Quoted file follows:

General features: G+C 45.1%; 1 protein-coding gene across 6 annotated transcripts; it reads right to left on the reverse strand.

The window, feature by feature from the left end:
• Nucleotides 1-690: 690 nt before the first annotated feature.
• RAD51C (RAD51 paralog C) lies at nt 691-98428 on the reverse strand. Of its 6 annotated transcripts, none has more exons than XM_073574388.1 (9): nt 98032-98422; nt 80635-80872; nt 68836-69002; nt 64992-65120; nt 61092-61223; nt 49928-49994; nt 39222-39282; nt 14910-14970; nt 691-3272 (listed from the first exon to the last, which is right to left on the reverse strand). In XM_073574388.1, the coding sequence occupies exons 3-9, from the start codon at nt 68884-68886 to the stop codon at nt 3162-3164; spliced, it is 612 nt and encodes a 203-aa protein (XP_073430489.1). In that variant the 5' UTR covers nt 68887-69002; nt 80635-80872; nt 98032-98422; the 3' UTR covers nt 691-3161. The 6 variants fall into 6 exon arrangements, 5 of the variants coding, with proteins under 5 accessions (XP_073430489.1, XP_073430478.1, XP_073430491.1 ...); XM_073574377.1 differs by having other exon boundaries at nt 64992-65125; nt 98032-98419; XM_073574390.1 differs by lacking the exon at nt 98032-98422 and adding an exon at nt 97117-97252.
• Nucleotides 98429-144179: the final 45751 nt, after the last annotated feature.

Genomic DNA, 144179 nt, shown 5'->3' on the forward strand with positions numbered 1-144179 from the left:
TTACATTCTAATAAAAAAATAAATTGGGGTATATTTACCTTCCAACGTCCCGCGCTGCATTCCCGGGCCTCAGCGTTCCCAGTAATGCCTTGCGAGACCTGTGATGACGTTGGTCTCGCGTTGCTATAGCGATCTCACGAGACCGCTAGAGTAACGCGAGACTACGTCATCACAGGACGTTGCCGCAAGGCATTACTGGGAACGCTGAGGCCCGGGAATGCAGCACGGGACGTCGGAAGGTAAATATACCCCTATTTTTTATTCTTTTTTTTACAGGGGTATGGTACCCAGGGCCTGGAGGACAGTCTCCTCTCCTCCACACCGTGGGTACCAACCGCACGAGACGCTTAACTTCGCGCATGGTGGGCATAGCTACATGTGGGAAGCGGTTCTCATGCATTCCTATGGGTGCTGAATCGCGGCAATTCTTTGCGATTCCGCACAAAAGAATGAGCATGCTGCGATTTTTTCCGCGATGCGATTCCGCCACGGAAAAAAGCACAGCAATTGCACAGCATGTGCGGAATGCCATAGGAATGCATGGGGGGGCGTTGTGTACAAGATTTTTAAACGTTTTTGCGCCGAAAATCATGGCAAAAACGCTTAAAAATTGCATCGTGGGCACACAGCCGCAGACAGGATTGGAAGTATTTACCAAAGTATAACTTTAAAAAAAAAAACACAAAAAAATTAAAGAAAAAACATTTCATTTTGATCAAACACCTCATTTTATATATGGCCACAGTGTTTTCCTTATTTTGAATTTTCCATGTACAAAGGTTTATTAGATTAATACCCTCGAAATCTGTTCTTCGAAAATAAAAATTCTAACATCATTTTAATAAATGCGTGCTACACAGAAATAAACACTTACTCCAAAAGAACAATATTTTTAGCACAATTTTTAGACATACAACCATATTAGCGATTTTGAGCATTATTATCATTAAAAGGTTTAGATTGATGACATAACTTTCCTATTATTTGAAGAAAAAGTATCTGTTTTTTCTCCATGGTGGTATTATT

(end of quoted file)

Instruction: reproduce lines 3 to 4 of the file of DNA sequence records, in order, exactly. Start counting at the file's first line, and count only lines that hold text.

• Nucleotides 1-690: 690 nt before the first annotated feature.
• RAD51C (RAD51 paralog C) lies at nt 691-98428 on the reverse strand. Of its 6 annotated transcripts, none has more exons than XM_073574388.1 (9): nt 98032-98422; nt 80635-80872; nt 68836-69002; nt 64992-65120; nt 61092-61223; nt 49928-49994; nt 39222-39282; nt 14910-14970; nt 691-3272 (listed from the first exon to the last, which is right to left on the reverse strand). In XM_073574388.1, the coding sequence occupies exons 3-9, from the start codon at nt 68884-68886 to the stop codon at nt 3162-3164; spliced, it is 612 nt and encodes a 203-aa protein (XP_073430489.1). In that variant the 5' UTR covers nt 68887-69002; nt 80635-80872; nt 98032-98422; the 3' UTR covers nt 691-3161. The 6 variants fall into 6 exon arrangements, 5 of the variants coding, with proteins under 5 accessions (XP_073430489.1, XP_073430478.1, XP_073430491.1 ...); XM_073574377.1 differs by having other exon boundaries at nt 64992-65125; nt 98032-98419; XM_073574390.1 differs by lacking the exon at nt 98032-98422 and adding an exon at nt 97117-97252.